Daniel Alarcon is one of the upcoming novelists of Peru and was featured on The New Yorker’s “20 under 40”. His new novel “At Night We Walk in Circles” is a tragicomic novel that explores the problems that Peruvians and people at large experience. It is about a theater troupe that faces a number of misadventures while they tour the Andes Mountains. Being an American too, he refuses to be classified either as an American or a Peruvian writer.
He asks why he should choose either of the classifications anyway. His characters reveal the deeply troubled history of Peru, which has included civil wars, political turmoil, poverty, militarization and of course, the vastness of the Andes.
In all their hardships and difficulties, his characters are as human as they get. The New Yorker describes his writings as dark, haunting and noir. The revered magazine suggests that he uses the conventions of pulp fiction and other postmodern techniques with the Latin American political novel.
He writes in English as well as in Spanish and it is this gift of bilingualism that has given him his gift of understanding Latin American culture from the point of view of an insider, who is not marred by the rose-tinted and short-sighted nationalism that often plagues writers who write singularly in one language.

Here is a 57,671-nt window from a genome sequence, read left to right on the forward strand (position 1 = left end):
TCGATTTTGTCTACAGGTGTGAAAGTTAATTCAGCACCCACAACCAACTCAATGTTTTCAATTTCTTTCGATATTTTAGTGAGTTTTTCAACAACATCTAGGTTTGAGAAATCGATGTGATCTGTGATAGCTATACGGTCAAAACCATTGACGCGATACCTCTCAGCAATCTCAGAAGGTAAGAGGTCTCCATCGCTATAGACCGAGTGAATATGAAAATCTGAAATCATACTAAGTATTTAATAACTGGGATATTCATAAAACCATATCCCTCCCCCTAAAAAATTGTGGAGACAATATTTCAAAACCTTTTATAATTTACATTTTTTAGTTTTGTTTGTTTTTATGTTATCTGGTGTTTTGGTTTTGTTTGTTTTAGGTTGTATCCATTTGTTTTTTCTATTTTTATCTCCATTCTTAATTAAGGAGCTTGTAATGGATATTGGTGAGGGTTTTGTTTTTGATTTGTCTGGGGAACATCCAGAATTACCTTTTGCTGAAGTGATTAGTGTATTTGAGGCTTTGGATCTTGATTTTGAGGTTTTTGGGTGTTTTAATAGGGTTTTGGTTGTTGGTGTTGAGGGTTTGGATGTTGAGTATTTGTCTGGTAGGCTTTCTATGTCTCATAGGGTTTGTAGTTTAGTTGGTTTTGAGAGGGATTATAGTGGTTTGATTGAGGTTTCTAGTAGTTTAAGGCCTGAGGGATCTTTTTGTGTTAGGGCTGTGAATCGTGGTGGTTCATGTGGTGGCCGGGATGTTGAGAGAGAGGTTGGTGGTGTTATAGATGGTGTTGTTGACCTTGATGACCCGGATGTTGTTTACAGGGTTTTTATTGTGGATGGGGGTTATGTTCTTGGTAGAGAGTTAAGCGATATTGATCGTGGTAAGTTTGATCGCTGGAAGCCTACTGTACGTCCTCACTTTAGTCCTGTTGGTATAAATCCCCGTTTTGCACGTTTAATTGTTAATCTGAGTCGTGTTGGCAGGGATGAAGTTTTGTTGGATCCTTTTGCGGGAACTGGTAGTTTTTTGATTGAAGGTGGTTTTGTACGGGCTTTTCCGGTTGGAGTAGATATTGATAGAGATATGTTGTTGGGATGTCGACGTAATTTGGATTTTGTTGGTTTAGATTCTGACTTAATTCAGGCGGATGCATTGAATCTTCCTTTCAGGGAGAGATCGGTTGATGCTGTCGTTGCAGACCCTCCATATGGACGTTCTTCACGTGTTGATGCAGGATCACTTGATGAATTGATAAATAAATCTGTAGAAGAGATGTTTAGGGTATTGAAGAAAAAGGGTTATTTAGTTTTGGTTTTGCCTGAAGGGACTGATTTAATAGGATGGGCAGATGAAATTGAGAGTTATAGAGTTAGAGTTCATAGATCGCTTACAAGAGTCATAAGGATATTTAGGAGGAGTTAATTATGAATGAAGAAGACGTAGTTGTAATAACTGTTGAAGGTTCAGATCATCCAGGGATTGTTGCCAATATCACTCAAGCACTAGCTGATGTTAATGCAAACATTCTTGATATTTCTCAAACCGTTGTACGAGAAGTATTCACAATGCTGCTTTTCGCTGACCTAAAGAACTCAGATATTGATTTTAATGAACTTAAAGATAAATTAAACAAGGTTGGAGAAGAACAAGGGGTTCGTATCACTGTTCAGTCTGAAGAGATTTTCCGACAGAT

In spite of being the son of a psychiatrist, having studied in a private school and having lived in the pristine American suburbs, he still is assumed to be an illegal immigrant from Latin America, a stereotype that many Latinos face even today in the U.S.A.
Peruvian writers in the U.S. often have not achieved mainstream success like Daniel has. If Daniel continues to write about Peru in a way that shows the reality of the nation and its culture, it will prove to be more informational than many travelogues. It is indeed said that fiction is the best way to learn about a country.
Via: New York Times